At this time plans were made also to present each of the five plays of a season on three evenings a week instead of two. The season proved a good one as among its plays were “Claudia,” “George Washington Slept Here,” “The Ninth Guest,” and “You Can’t Take It With You.” A grim reminder of the fact that the war was still on, however, was the fact that on each night of the March plays an announcement was made of Red Cross blood donor days at the Saturday Club Emergency Hospital, and a plea presented for donors.

Edward Bracken was re-elected to the presidency at the annual meeting held June 1, 1945, when the Little Theater had a dinner at St. Davids Golf Club at which roast beef and real butter were served, rare delicacies in the lean years that were not yet over! But in the fall of 1945 F. Ashby Wallace, as membership chairman, could write “Victory and Peace after years of worry and darkness have instilled in us new energy and encouragement to advance from last year’s success to even brighter hopes for the new season.” Five excellent plays were given with an original one, “Every Lass a Queen,” by H. Morgan Ruth closing the season in May. Harry Harris in the “Little Theater” column wrote, “Revitalized by the return of service men and overflowing with vim and vigor, local little theaters are promising a bumper crop of original scripts during the coming months. On May 9 the Footlighters will offer the premiere of “Every Lass a Queen,” a new comedy by H. Morgan Ruth. Advance reports indicate the play concerns a youth overly susceptible to feminine charms who finds himself betrothed simultaneously to the boss’ daughter and to the little girl back home.”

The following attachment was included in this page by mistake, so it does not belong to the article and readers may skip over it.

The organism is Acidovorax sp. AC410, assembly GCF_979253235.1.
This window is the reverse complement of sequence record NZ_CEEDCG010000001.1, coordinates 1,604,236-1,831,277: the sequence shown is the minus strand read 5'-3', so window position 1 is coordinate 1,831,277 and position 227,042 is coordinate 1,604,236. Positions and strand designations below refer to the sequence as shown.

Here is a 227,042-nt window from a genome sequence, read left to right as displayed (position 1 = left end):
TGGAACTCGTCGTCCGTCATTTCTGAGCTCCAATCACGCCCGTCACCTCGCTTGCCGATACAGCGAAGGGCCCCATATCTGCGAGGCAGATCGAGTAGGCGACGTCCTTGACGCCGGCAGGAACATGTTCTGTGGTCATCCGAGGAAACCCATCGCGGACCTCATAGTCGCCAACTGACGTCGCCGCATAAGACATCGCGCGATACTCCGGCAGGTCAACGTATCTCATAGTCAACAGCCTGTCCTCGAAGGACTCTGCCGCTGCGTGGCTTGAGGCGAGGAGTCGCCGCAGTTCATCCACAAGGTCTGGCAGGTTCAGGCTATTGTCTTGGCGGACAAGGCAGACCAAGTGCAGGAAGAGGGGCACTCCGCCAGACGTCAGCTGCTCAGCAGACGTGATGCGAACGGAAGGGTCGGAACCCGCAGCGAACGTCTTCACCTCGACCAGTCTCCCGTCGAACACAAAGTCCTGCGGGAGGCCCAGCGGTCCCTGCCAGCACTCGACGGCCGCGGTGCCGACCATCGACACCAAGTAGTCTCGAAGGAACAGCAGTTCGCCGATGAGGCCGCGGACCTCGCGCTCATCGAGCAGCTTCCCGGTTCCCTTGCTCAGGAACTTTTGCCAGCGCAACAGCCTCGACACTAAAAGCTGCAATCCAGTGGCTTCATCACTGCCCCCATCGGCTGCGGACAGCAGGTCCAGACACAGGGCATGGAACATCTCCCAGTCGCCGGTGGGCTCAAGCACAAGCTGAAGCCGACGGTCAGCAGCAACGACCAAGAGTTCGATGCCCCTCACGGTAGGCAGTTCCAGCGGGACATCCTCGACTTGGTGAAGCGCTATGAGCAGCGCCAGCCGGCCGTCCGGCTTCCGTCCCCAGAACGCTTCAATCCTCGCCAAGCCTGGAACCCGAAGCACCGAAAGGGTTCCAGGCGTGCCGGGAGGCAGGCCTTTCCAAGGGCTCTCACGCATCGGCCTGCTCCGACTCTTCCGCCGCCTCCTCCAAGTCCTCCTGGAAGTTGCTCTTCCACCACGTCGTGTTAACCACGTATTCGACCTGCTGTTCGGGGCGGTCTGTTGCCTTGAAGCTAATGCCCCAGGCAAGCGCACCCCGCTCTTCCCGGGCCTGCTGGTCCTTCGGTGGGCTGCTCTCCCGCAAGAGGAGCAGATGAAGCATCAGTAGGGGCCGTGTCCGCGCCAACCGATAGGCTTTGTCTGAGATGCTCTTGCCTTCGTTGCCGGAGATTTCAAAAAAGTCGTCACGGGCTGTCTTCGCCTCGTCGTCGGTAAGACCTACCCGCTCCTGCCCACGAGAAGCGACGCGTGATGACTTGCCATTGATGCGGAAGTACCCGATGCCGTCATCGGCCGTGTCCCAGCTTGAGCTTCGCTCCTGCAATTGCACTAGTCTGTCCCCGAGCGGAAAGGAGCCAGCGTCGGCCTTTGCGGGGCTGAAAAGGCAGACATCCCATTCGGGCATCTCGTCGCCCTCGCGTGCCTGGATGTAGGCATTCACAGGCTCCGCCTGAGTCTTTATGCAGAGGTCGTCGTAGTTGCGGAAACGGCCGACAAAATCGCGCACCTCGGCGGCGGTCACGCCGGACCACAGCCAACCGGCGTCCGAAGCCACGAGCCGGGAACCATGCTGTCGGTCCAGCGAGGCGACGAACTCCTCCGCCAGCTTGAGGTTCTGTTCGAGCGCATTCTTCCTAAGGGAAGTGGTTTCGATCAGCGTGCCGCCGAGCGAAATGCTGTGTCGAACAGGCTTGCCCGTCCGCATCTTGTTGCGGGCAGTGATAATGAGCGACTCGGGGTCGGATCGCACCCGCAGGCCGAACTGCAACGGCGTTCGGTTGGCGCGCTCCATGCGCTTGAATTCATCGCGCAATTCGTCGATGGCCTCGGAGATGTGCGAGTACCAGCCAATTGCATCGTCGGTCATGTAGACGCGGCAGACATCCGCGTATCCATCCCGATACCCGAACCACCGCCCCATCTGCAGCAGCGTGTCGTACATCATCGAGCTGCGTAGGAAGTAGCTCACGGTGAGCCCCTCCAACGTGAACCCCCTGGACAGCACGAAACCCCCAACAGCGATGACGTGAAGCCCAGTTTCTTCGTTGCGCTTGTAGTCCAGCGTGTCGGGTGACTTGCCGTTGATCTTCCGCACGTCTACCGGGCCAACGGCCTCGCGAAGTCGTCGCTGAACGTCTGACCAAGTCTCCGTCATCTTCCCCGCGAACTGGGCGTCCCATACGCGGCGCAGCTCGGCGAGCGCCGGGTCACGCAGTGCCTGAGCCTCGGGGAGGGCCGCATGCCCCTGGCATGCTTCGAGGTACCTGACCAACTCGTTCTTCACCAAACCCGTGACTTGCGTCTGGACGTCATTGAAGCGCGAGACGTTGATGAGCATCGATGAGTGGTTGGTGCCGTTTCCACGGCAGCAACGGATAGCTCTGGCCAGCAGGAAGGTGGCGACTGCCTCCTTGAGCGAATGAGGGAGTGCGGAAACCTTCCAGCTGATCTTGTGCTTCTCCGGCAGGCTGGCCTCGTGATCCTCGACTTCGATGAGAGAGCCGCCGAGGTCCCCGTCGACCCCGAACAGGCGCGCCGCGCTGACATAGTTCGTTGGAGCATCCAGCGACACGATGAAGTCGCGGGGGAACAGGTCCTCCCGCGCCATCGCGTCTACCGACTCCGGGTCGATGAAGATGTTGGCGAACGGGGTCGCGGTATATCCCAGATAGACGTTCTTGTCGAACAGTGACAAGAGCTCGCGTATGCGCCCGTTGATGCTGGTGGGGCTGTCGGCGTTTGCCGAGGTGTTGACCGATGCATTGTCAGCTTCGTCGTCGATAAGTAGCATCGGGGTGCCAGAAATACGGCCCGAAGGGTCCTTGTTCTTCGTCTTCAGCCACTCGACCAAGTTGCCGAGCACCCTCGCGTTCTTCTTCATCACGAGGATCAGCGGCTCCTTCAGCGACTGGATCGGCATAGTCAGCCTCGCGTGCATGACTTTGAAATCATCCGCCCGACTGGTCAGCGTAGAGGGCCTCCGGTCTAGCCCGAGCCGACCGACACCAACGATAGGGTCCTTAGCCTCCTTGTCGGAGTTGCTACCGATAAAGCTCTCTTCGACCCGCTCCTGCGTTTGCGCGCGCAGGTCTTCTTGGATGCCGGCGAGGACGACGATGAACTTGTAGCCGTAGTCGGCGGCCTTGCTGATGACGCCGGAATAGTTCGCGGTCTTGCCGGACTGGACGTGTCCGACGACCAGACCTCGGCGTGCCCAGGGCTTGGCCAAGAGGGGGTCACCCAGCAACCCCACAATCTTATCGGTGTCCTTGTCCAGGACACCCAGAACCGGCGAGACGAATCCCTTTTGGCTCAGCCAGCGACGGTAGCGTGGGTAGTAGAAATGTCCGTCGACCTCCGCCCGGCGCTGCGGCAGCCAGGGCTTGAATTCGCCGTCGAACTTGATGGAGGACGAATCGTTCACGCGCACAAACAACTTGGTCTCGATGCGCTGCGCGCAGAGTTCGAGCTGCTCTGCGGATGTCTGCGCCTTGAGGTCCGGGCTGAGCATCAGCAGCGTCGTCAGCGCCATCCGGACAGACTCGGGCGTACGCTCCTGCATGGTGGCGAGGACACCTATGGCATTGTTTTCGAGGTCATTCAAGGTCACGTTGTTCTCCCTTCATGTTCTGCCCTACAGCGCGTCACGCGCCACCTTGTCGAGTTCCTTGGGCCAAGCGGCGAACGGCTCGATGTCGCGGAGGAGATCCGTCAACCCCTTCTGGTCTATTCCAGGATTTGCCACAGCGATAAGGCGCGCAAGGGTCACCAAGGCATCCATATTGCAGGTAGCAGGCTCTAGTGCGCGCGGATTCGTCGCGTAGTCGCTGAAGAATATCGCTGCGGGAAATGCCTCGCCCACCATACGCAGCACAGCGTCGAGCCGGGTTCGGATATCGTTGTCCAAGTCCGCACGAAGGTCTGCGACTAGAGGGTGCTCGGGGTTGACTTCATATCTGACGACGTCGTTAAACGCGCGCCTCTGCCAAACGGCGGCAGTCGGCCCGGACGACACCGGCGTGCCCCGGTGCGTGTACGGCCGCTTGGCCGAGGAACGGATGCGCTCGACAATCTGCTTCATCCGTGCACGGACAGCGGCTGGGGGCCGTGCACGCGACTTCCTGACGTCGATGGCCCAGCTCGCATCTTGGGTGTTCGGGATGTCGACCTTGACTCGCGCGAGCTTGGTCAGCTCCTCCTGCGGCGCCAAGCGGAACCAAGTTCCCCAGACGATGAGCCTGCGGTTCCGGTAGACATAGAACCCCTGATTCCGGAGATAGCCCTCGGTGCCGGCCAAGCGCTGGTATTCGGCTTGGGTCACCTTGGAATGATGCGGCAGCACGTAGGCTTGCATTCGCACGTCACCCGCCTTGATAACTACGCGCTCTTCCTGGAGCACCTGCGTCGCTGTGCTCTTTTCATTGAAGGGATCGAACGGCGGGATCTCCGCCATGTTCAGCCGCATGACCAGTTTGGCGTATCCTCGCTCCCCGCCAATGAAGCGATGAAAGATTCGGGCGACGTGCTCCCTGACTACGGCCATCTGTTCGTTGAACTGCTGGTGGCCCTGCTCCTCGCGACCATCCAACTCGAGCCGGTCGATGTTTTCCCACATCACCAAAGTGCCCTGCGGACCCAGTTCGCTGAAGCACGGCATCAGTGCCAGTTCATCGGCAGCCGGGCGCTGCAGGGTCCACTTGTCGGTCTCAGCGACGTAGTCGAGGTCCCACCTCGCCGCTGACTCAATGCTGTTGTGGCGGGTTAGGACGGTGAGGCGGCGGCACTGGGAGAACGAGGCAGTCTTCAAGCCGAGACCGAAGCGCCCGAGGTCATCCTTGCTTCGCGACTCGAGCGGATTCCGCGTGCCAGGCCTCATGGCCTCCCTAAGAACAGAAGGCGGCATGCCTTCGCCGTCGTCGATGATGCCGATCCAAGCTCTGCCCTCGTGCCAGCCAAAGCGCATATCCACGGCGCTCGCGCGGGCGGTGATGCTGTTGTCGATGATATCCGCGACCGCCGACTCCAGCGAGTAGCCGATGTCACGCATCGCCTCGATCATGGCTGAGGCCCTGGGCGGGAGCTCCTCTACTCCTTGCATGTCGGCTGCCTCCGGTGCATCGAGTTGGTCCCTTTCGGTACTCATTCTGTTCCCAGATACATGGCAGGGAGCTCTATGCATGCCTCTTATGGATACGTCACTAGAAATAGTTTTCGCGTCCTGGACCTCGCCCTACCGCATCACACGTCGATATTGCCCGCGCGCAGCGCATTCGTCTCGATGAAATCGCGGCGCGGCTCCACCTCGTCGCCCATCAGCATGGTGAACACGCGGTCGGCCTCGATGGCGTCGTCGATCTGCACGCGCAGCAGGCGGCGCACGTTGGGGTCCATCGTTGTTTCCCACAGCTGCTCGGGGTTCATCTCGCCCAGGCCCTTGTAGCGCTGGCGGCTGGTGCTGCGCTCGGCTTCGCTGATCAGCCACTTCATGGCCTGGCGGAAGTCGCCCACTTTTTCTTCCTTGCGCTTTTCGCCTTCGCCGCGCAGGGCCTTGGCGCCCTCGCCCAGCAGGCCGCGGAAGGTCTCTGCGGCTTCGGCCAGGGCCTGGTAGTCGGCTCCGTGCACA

The Annual Dinner and Footlighter Frolic was held that year, June, 1946, at the Merion Cricket Club, at which time Pedro G. Salom, Jr., was elected to the presidency, an office which he held until June, 1949. “Footlighter Chatter,” the pleasant gossip column concerning the actors in each play was inaugurated with “The Late George Apley” given in October, 1946. December was marked by the presentation of “Christmas Carol,” one of the most delightful and charming plays ever given by the Footlighters. The January, 1947, play, “The Male Animal,” ave an extra performance for the benefit of Wayne’s Camp and Hospital Committee, at which more than forty convalescent patients from Valley Forge General Hospital were present. It was received with such enthusiasm that the play was taken to the Hospital itself a short time afterwards.

It was in the Spring of 1947 that a separation took place between the annual business meeting and the annual party. At the forum, now held each year in the Saturday Club, reports of officers and chairmen are given and elections are held, thus leaving the party itself free for an evening of entertainment.

Present Footlighter officers elected last Spring include Richard E. Weinberg, president; Robert H. Kleeb, vice-president; Mrs. Alfred N. Watson, secretary; Edward F. Bracken, treasurer and F. Ashby Wallace, assistant treasurer. Membership last season exceeded 500, with promise of more than that number for this season.

The recent purchase of a large piece of ground on the Gallagher tract at the intersection of Conestoga road and Lancaster Pike provides a site for the long anticipated theater of its own which the Footlighters hope to make a reality in the not distant future.